Intelligence’s act is to see and to compare what has been seen. It seems at first bychance. It must seek to repeat, to create the conditions to resee what it has seen, in order to see similar facts, in order to see facts that could be the cause of what it has seen. In short, the most frequent mode of exercising intelligence, much to the dissatisfaction of geniuses, is repetition. And repetition is boring. The first vice is laziness. It is easier to absent oneself, to half-see, to say what one hasn’t seen, to say what one believes one sees. “Absent” sentences are formed in this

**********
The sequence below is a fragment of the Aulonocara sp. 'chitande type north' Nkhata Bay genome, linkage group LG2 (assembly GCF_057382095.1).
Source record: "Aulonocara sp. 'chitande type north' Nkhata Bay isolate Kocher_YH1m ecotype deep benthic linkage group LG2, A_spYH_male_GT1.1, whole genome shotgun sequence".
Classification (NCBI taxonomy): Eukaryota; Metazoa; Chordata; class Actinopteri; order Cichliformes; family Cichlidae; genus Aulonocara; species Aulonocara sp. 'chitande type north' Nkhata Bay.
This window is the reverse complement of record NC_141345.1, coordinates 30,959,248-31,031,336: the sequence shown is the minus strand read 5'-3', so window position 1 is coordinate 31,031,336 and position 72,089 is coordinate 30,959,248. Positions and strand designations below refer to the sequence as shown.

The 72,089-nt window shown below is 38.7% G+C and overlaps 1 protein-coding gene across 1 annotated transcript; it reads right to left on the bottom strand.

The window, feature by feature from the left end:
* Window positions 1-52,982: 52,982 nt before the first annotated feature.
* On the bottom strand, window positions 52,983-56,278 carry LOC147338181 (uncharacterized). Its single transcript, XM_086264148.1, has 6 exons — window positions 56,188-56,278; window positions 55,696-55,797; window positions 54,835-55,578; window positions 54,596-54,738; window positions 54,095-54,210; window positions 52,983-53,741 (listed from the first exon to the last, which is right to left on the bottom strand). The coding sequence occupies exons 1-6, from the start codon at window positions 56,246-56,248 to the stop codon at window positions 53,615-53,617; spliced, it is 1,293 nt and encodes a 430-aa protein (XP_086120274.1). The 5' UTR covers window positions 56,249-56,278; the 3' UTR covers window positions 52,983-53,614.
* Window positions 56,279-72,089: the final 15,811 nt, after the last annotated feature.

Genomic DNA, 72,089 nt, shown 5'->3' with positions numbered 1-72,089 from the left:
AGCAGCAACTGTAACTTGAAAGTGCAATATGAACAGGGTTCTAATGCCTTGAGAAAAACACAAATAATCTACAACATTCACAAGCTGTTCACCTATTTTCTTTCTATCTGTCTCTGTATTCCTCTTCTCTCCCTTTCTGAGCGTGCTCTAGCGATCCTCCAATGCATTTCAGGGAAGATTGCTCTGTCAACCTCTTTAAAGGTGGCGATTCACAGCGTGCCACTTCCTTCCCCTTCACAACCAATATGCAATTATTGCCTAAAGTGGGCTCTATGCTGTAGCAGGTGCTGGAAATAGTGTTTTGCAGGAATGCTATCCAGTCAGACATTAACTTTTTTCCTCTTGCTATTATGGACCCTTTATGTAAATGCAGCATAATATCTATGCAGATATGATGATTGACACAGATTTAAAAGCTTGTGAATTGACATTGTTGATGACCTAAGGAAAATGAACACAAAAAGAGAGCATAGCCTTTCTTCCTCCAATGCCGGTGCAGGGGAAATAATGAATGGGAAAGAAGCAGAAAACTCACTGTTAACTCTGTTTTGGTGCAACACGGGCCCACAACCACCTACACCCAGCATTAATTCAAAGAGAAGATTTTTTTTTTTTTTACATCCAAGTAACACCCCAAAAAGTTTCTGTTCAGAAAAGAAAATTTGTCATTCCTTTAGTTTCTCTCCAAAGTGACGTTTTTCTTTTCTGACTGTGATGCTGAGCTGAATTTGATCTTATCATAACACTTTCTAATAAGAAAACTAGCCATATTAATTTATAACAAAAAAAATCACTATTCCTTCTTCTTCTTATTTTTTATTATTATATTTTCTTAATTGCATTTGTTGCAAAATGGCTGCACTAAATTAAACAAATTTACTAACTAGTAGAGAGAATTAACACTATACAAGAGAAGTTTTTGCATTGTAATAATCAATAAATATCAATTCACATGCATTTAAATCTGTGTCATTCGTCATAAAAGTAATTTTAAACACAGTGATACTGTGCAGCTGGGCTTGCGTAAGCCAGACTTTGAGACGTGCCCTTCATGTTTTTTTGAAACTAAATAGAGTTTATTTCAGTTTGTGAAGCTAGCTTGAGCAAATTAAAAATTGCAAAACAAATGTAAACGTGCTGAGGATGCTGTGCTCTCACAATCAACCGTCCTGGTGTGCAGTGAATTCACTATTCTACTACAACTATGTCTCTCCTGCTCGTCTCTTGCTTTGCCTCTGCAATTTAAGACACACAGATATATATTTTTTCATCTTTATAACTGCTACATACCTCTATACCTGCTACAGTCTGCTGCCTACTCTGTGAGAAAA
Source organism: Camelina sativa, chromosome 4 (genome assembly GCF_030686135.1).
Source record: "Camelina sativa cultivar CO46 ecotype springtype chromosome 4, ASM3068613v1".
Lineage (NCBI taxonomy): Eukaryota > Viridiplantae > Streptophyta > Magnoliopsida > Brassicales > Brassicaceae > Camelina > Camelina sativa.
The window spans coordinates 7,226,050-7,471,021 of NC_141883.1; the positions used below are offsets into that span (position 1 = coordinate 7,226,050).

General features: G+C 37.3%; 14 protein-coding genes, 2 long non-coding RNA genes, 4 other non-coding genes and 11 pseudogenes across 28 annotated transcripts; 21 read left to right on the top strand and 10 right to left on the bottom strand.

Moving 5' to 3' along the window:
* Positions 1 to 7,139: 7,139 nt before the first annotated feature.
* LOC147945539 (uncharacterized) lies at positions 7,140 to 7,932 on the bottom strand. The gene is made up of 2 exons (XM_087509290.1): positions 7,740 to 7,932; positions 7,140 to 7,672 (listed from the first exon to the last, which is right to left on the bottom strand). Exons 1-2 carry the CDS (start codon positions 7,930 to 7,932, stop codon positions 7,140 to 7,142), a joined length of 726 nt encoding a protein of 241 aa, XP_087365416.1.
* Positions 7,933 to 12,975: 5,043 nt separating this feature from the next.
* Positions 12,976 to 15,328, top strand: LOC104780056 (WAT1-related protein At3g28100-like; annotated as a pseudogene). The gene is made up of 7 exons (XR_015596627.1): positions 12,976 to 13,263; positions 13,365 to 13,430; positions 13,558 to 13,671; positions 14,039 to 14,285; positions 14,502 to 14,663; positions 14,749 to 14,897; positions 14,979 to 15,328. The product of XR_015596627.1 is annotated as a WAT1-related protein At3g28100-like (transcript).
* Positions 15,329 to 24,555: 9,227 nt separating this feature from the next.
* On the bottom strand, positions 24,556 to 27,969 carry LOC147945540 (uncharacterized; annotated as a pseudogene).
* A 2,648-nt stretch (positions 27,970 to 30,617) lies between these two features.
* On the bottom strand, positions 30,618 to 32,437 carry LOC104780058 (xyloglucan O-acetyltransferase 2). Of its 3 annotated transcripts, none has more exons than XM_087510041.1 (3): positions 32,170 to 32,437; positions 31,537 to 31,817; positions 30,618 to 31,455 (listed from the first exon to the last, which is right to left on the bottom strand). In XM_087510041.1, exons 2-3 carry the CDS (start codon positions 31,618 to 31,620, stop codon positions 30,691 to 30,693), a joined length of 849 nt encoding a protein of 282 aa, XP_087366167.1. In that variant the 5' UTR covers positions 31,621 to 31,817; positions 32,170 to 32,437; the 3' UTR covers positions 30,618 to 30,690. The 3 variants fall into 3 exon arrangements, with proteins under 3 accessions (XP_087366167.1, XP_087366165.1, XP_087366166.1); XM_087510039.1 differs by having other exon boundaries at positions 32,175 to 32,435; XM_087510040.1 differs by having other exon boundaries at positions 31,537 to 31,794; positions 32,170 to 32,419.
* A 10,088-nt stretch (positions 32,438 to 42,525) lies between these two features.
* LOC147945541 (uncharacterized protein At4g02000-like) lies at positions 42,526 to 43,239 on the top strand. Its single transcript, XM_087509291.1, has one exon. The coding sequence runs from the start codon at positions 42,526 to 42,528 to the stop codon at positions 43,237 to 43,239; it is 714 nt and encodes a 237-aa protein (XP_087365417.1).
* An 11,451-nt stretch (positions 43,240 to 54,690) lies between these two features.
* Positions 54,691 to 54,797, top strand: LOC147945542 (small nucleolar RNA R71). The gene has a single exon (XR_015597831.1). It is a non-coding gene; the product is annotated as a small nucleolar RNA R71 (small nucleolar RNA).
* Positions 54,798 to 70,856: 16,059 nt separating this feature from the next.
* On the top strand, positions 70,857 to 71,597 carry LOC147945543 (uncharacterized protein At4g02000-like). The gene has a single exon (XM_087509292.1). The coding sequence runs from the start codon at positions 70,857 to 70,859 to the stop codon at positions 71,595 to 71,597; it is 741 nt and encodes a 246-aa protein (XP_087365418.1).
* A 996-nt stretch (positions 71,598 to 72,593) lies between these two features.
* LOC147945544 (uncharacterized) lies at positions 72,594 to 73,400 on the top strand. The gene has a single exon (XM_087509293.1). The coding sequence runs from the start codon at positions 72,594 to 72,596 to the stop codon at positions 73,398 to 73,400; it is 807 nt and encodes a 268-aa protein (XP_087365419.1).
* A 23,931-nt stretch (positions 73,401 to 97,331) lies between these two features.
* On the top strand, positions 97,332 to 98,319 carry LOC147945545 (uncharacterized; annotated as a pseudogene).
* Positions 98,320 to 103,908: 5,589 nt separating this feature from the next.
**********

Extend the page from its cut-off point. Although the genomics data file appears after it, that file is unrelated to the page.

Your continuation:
way, the “therefore” that translate no mental adventure. “I can’t” is one of these absent sentences. “I can’t” is not the name of any fact. Nothing happens in the mind that corresponds to that assertion. Properly speaking, it doesn’t want to say anything. Speech is thus filled or emptied of meaning depending on whether the will compels or relaxes the workings of the intelligence. Meaning is the work of the will. This is the secret of universal teaching.